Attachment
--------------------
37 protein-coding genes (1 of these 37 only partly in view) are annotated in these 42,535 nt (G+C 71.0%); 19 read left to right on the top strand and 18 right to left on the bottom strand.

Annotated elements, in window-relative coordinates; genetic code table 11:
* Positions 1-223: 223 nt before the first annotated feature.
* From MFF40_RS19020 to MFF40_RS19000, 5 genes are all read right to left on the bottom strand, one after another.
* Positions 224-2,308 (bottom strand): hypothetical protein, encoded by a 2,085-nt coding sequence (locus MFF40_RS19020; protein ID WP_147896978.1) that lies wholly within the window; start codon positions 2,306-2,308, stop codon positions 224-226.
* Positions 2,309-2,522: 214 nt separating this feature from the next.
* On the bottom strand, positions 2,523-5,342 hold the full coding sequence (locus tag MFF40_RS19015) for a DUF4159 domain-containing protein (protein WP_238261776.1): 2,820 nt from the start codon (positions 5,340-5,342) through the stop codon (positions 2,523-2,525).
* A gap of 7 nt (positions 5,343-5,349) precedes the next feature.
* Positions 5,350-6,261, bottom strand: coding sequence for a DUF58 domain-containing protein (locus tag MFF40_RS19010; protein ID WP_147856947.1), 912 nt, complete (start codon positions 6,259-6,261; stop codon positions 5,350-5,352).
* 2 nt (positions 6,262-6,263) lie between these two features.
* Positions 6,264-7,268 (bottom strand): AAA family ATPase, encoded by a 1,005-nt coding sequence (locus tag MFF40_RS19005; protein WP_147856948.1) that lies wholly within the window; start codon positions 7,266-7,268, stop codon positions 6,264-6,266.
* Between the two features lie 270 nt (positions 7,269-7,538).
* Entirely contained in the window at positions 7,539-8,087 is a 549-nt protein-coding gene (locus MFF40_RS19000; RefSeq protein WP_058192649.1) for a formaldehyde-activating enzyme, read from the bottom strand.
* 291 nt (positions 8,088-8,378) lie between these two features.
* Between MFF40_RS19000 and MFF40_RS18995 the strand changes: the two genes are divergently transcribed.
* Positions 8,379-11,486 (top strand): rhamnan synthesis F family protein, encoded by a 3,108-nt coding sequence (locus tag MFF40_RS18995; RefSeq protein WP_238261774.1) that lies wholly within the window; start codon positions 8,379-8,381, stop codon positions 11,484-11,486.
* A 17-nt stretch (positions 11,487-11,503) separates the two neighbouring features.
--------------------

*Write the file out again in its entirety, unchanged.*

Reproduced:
37 protein-coding genes (1 of these 37 only partly in view) are annotated in these 42,535 nt (G+C 71.0%); 19 read left to right on the top strand and 18 right to left on the bottom strand.

Annotated elements, in window-relative coordinates; genetic code table 11:
* Positions 1-223: 223 nt before the first annotated feature.
* From MFF40_RS19020 to MFF40_RS19000, 5 genes are all read right to left on the bottom strand, one after another.
* Positions 224-2,308 (bottom strand): hypothetical protein, encoded by a 2,085-nt coding sequence (locus MFF40_RS19020; protein ID WP_147896978.1) that lies wholly within the window; start codon positions 2,306-2,308, stop codon positions 224-226.
* Positions 2,309-2,522: 214 nt separating this feature from the next.
* On the bottom strand, positions 2,523-5,342 hold the full coding sequence (locus tag MFF40_RS19015) for a DUF4159 domain-containing protein (protein WP_238261776.1): 2,820 nt from the start codon (positions 5,340-5,342) through the stop codon (positions 2,523-2,525).
* A gap of 7 nt (positions 5,343-5,349) precedes the next feature.
* Positions 5,350-6,261, bottom strand: coding sequence for a DUF58 domain-containing protein (locus tag MFF40_RS19010; protein ID WP_147856947.1), 912 nt, complete (start codon positions 6,259-6,261; stop codon positions 5,350-5,352).
* 2 nt (positions 6,262-6,263) lie between these two features.
* Positions 6,264-7,268 (bottom strand): AAA family ATPase, encoded by a 1,005-nt coding sequence (locus tag MFF40_RS19005; protein WP_147856948.1) that lies wholly within the window; start codon positions 7,266-7,268, stop codon positions 6,264-6,266.
* Between the two features lie 270 nt (positions 7,269-7,538).
* Entirely contained in the window at positions 7,539-8,087 is a 549-nt protein-coding gene (locus MFF40_RS19000; RefSeq protein WP_058192649.1) for a formaldehyde-activating enzyme, read from the bottom strand.
* 291 nt (positions 8,088-8,378) lie between these two features.
* Between MFF40_RS19000 and MFF40_RS18995 the strand changes: the two genes are divergently transcribed.
* Positions 8,379-11,486 (top strand): rhamnan synthesis F family protein, encoded by a 3,108-nt coding sequence (locus tag MFF40_RS18995; RefSeq protein WP_238261774.1) that lies wholly within the window; start codon positions 8,379-8,381, stop codon positions 11,484-11,486.
* A 17-nt stretch (positions 11,487-11,503) separates the two neighbouring features.